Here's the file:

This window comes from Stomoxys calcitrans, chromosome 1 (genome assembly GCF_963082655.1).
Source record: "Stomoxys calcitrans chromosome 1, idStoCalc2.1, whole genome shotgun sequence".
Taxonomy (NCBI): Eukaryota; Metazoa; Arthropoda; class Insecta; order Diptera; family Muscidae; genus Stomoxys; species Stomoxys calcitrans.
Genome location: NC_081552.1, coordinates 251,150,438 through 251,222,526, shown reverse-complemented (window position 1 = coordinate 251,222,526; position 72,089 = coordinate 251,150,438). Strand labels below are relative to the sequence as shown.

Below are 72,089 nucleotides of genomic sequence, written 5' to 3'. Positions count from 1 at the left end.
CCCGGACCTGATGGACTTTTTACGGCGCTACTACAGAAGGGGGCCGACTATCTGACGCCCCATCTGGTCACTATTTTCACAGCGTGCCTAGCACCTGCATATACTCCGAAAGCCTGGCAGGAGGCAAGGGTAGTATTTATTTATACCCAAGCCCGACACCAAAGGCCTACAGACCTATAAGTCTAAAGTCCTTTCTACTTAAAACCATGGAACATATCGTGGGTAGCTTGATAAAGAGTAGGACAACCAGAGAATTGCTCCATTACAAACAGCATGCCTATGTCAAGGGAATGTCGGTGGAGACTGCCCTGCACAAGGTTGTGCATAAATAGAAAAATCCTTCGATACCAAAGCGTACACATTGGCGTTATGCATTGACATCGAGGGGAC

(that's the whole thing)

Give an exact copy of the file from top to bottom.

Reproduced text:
This window comes from Stomoxys calcitrans, chromosome 1 (genome assembly GCF_963082655.1).
Source record: "Stomoxys calcitrans chromosome 1, idStoCalc2.1, whole genome shotgun sequence".
Taxonomy (NCBI): Eukaryota; Metazoa; Arthropoda; class Insecta; order Diptera; family Muscidae; genus Stomoxys; species Stomoxys calcitrans.
Genome location: NC_081552.1, coordinates 251,150,438 through 251,222,526, shown reverse-complemented (window position 1 = coordinate 251,222,526; position 72,089 = coordinate 251,150,438). Strand labels below are relative to the sequence as shown.

Below are 72,089 nucleotides of genomic sequence, written 5' to 3'. Positions count from 1 at the left end.
CCCGGACCTGATGGACTTTTTACGGCGCTACTACAGAAGGGGGCCGACTATCTGACGCCCCATCTGGTCACTATTTTCACAGCGTGCCTAGCACCTGCATATACTCCGAAAGCCTGGCAGGAGGCAAGGGTAGTATTTATTTATACCCAAGCCCGACACCAAAGGCCTACAGACCTATAAGTCTAAAGTCCTTTCTACTTAAAACCATGGAACATATCGTGGGTAGCTTGATAAAGAGTAGGACAACCAGAGAATTGCTCCATTACAAACAGCATGCCTATGTCAAGGGAATGTCGGTGGAGACTGCCCTGCACAAGGTTGTGCATAAATAGAAAAATCCTTCGATACCAAAGCGTACACATTGGCGTTATGCATTGACATCGAGGGGAC